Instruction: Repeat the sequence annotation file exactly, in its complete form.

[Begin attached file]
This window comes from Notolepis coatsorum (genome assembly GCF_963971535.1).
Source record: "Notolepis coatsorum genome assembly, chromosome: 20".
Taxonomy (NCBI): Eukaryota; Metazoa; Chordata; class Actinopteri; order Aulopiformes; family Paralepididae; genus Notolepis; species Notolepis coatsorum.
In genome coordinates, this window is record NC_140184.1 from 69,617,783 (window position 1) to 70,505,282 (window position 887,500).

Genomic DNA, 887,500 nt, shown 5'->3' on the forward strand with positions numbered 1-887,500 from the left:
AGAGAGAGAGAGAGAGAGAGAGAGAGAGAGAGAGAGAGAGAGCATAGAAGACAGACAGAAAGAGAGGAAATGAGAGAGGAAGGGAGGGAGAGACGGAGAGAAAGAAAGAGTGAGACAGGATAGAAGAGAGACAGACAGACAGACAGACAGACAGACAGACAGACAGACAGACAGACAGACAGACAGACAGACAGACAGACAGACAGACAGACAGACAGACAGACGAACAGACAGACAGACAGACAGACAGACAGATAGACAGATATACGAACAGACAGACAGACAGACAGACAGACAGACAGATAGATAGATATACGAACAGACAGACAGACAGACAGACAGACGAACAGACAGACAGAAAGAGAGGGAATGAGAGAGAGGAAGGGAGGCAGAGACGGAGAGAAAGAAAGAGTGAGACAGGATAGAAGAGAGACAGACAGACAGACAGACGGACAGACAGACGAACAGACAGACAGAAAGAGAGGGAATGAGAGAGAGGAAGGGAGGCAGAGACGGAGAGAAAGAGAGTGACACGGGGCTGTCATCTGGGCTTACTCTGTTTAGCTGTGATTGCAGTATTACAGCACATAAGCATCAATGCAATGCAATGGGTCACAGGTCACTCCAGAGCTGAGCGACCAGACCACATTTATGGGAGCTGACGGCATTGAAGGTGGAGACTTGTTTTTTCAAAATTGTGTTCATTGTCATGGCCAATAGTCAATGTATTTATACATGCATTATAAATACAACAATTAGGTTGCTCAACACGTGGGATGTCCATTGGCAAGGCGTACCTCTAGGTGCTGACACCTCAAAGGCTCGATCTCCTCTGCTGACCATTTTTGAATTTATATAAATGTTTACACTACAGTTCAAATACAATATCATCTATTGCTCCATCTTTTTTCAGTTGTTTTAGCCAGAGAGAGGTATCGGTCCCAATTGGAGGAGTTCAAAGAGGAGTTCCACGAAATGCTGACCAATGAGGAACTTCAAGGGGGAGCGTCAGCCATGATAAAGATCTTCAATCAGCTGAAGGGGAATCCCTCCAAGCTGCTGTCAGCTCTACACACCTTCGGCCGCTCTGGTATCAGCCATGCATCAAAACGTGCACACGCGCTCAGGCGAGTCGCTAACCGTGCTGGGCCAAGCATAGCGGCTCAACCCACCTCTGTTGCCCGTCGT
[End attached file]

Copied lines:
This window comes from Notolepis coatsorum (genome assembly GCF_963971535.1).
Source record: "Notolepis coatsorum genome assembly, chromosome: 20".
Taxonomy (NCBI): Eukaryota; Metazoa; Chordata; class Actinopteri; order Aulopiformes; family Paralepididae; genus Notolepis; species Notolepis coatsorum.
In genome coordinates, this window is record NC_140184.1 from 69,617,783 (window position 1) to 70,505,282 (window position 887,500).

Genomic DNA, 887,500 nt, shown 5'->3' on the forward strand with positions numbered 1-887,500 from the left:
AGAGAGAGAGAGAGAGAGAGAGAGAGAGAGAGAGAGAGAGAGCATAGAAGACAGACAGAAAGAGAGGAAATGAGAGAGGAAGGGAGGGAGAGACGGAGAGAAAGAAAGAGTGAGACAGGATAGAAGAGAGACAGACAGACAGACAGACAGACAGACAGACAGACAGACAGACAGACAGACAGACAGACAGACAGACAGACAGACAGACAGACAGACAGACAGACGAACAGACAGACAGACAGACAGACAGACAGATAGACAGATATACGAACAGACAGACAGACAGACAGACAGACAGACAGATAGATAGATATACGAACAGACAGACAGACAGACAGACAGACGAACAGACAGACAGAAAGAGAGGGAATGAGAGAGAGGAAGGGAGGCAGAGACGGAGAGAAAGAAAGAGTGAGACAGGATAGAAGAGAGACAGACAGACAGACAGACGGACAGACAGACGAACAGACAGACAGAAAGAGAGGGAATGAGAGAGAGGAAGGGAGGCAGAGACGGAGAGAAAGAGAGTGACACGGGGCTGTCATCTGGGCTTACTCTGTTTAGCTGTGATTGCAGTATTACAGCACATAAGCATCAATGCAATGCAATGGGTCACAGGTCACTCCAGAGCTGAGCGACCAGACCACATTTATGGGAGCTGACGGCATTGAAGGTGGAGACTTGTTTTTTCAAAATTGTGTTCATTGTCATGGCCAATAGTCAATGTATTTATACATGCATTATAAATACAACAATTAGGTTGCTCAACACGTGGGATGTCCATTGGCAAGGCGTACCTCTAGGTGCTGACACCTCAAAGGCTCGATCTCCTCTGCTGACCATTTTTGAATTTATATAAATGTTTACACTACAGTTCAAATACAATATCATCTATTGCTCCATCTTTTTTCAGTTGTTTTAGCCAGAGAGAGGTATCGGTCCCAATTGGAGGAGTTCAAAGAGGAGTTCCACGAAATGCTGACCAATGAGGAACTTCAAGGGGGAGCGTCAGCCATGATAAAGATCTTCAATCAGCTGAAGGGGAATCCCTCCAAGCTGCTGTCAGCTCTACACACCTTCGGCCGCTCTGGTATCAGCCATGCATCAAAACGTGCACACGCGCTCAGGCGAGTCGCTAACCGTGCTGGGCCAAGCATAGCGGCTCAACCCACCTCTGTTGCCCGTCGT